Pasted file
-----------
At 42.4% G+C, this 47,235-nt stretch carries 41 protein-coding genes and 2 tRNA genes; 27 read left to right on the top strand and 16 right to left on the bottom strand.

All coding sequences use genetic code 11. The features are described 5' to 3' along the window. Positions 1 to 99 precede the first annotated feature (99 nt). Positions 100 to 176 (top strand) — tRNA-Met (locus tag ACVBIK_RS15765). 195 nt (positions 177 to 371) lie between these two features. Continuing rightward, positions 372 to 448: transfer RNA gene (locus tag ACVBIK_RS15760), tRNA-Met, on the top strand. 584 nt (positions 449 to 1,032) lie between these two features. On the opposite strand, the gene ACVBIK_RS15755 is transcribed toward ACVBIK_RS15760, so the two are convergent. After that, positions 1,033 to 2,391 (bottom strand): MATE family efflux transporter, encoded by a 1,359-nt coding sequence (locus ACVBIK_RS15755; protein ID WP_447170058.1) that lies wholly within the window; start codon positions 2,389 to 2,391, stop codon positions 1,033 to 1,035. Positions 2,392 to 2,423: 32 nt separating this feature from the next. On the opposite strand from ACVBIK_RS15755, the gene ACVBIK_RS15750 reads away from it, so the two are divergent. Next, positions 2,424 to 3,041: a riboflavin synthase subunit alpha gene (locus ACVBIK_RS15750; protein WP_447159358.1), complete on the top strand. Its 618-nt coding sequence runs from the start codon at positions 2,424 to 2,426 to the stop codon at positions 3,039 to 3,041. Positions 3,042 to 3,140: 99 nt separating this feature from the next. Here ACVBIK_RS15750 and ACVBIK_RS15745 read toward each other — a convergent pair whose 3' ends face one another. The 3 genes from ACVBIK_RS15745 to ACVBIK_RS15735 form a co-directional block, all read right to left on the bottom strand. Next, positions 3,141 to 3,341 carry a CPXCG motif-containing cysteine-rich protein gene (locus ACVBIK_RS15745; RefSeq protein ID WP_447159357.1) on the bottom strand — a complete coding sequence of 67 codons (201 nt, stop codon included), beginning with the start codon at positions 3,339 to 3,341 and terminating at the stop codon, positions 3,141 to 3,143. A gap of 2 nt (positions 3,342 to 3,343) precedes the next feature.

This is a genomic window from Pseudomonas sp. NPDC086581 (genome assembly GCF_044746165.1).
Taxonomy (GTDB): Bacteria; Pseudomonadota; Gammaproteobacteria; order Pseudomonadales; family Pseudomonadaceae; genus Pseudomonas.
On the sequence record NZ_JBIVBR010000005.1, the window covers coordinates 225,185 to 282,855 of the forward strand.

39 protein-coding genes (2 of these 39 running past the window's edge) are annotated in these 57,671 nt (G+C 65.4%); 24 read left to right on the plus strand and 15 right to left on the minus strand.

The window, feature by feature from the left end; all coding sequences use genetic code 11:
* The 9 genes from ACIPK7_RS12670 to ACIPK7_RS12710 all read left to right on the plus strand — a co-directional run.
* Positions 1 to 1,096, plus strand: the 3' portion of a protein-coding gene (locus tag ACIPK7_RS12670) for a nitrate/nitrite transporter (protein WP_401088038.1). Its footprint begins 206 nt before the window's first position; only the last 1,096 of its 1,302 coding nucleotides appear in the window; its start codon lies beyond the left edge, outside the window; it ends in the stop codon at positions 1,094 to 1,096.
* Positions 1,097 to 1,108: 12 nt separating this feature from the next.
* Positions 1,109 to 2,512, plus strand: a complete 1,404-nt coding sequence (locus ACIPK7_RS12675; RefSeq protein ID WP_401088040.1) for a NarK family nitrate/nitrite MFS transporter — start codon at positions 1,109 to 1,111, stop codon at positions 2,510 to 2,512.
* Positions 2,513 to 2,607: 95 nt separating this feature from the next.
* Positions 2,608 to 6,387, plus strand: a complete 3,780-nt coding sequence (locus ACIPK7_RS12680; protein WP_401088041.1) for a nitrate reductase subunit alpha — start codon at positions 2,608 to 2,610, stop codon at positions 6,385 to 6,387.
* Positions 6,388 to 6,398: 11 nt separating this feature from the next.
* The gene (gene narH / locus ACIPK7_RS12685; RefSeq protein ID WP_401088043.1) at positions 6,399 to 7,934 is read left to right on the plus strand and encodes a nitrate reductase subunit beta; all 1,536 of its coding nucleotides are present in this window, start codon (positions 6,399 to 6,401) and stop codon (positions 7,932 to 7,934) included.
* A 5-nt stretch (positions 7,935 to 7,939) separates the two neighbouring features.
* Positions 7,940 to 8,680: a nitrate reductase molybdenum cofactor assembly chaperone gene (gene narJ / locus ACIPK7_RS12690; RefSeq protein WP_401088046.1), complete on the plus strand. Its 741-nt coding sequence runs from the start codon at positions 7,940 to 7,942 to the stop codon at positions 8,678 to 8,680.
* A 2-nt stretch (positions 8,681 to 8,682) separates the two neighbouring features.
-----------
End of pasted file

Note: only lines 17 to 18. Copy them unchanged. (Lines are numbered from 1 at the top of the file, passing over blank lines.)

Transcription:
* Positions 7,940 to 8,680: a nitrate reductase molybdenum cofactor assembly chaperone gene (gene narJ / locus ACIPK7_RS12690; RefSeq protein WP_401088046.1), complete on the plus strand. Its 741-nt coding sequence runs from the start codon at positions 7,940 to 7,942 to the stop codon at positions 8,678 to 8,680.
* A 2-nt stretch (positions 8,681 to 8,682) separates the two neighbouring features.